The scientists conducted their experiments using a genetically altered colony of the bacteria Escherichia coli (E.coli) in a simple synthetic circuit. When the colony of bacteria was stimulated by external cues, some of the cells went to the "on" position and grew more slowly, while the rest went to the "off" position and grew faster.

"It is as if the colony received the command not to expand too fast when the circuit is on," Tan explained. "Now that we know that this occurs, we used computer modeling to predict how many of the cells will go to the 'on' or 'off' state, which turns out to be consistent with experimental measurements"


Contact: Richard Merritt
Duke University

Related biology news :

1. East African cichlid fish offer new understanding of genetic basis of sex determination
2. How the 100th protein structure solved at Diamond impacts our understanding of how insects smell
3. Comprehensive understanding of bacteria could lead to new insights into many organisms
4. UNC study: Color-coded chart improves parents understanding of body mass index
5. Understanding how weeds are resistant to herbicides
6. Advance in understanding cellulose synthesis
7. Understanding plants overactive immune system will help MU researchers build better crops
8. Diminuendo -- New mouse model for understanding cause of progressive hearing loss
9. Optimum running speed is stride toward understanding human body form
10. Understanding soil carbon sequestration: New book presents key concepts
11. Understanding natural crop defenses
Post Your Comments:
(Date:10/4/2017)... , Oct. 4, 2017  GCE Solutions, a global clinical ... data and document anonymization solution on October 4, 2017. Shadow is ... field to comply with policy 0070 of the European Medicines Agency ... data. ... GCE Solutions ...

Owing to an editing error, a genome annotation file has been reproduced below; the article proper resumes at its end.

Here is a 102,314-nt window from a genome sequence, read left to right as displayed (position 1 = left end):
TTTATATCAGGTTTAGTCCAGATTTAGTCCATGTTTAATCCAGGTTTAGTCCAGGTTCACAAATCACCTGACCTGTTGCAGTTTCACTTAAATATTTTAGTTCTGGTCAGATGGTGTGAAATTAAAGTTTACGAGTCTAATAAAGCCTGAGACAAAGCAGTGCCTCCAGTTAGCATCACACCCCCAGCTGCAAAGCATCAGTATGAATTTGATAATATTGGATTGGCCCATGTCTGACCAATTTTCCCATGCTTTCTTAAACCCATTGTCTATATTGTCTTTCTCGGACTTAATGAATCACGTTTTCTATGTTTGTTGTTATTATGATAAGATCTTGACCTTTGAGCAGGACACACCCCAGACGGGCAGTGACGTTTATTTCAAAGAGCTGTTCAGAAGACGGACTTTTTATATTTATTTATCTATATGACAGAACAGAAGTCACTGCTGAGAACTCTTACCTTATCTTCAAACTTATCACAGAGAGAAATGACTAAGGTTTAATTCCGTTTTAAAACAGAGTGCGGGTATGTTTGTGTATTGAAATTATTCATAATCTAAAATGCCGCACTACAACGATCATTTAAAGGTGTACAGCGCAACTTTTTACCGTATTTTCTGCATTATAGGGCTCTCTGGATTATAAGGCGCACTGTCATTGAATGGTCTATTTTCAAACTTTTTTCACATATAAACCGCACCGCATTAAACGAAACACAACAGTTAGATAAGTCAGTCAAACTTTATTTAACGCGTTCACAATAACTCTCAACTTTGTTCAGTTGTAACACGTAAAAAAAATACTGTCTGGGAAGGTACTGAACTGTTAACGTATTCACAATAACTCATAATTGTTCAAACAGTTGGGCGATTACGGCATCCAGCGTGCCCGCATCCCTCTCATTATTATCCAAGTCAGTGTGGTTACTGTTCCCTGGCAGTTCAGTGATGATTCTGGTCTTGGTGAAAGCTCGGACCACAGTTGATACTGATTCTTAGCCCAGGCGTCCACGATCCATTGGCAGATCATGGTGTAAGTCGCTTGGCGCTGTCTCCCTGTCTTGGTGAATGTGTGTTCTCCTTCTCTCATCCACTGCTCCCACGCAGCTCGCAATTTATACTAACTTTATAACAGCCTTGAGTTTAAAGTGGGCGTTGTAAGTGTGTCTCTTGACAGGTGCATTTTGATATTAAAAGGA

(Date:7/20/2017)... , July 20, 2017 Delta (NYSE: DAL ) ... any Delta aircraft at Reagan Washington National Airport (DCA). ... Delta launches biometrics to board ... Delta,s biometric boarding ... Club is now integrated into the boarding process to allow eligible ...
(Date:6/14/2017)... -- IBM (NYSE: IBM ) is introducing several innovative partner ... developing collaboration between startups and global businesses, taking place in ... event, nine startups will showcase the solutions they have built ... France is one of ... 30 percent increase in the number of startups created between ...
Breaking Biology News(10 mins):
(Date:10/12/2017)... ... October 12, 2017 , ... AMRI, a global contract ... to improve patient outcomes and quality of life, will now be offering its ... attributed to new regulatory requirements for all new drug products, including the finalization ...
(Date:10/11/2017)... (PRWEB) , ... October 11, 2017 , ... ... Foundation President Andi Purple announced Dr. Suneel I. Sheikh, the co-founder, CEO ... ASTER Labs ), Inc. has been selected for membership in ARCS Alumni ...
(Date:10/11/2017)... ... October 11, 2017 , ... Personal eye wash is a basic first aid supply for any ... So which eye do you rinse first if a dangerous substance enters both eyes? It’s ... Wash with its unique dual eye piece. , “Whether its dirt and debris, or ...
(Date:10/11/2017)... ... 2017 , ... Proscia Inc ., a data solutions ... “Pathology is going digital. Is your lab ready?” with Dr. Nicolas Cacciabeve, Managing ... how Proscia improves lab economics and realizes an increase in diagnostic confidence.* ...
Breaking Biology Technology: